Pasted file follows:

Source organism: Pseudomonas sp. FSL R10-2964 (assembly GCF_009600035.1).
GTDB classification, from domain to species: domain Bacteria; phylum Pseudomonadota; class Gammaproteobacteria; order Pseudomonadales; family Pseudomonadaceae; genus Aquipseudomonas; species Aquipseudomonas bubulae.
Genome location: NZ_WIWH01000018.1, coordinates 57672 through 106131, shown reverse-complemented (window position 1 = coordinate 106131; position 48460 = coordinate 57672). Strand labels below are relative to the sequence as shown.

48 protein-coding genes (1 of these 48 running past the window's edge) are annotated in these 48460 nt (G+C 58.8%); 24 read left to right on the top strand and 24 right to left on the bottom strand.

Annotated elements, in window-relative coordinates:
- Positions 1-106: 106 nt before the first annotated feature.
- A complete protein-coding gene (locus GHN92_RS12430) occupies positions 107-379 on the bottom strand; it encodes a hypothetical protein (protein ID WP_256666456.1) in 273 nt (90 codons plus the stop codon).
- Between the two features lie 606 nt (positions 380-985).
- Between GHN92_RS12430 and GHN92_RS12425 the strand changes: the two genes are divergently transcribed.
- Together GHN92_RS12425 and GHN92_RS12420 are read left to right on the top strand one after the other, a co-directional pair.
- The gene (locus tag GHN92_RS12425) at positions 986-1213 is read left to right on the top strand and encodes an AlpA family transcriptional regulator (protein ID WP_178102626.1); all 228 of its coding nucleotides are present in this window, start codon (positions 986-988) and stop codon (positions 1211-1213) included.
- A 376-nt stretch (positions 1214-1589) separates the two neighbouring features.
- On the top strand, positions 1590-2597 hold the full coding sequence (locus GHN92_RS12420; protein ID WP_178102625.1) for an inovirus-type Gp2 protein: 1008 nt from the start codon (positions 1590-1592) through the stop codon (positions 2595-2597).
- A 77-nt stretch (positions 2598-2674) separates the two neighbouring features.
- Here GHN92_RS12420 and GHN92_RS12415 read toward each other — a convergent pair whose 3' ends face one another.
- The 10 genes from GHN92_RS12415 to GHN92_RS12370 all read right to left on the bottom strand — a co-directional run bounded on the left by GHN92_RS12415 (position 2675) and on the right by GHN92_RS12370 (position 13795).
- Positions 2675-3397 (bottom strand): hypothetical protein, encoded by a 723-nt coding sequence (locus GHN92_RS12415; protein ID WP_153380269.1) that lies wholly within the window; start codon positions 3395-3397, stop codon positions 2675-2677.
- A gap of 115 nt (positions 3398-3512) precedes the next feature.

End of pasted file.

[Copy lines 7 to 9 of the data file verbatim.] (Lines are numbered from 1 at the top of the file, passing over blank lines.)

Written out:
- A complete protein-coding gene (locus GHN92_RS12430) occupies positions 107-379 on the bottom strand; it encodes a hypothetical protein (protein ID WP_256666456.1) in 273 nt (90 codons plus the stop codon).
- Between the two features lie 606 nt (positions 380-985).
- Between GHN92_RS12430 and GHN92_RS12425 the strand changes: the two genes are divergently transcribed.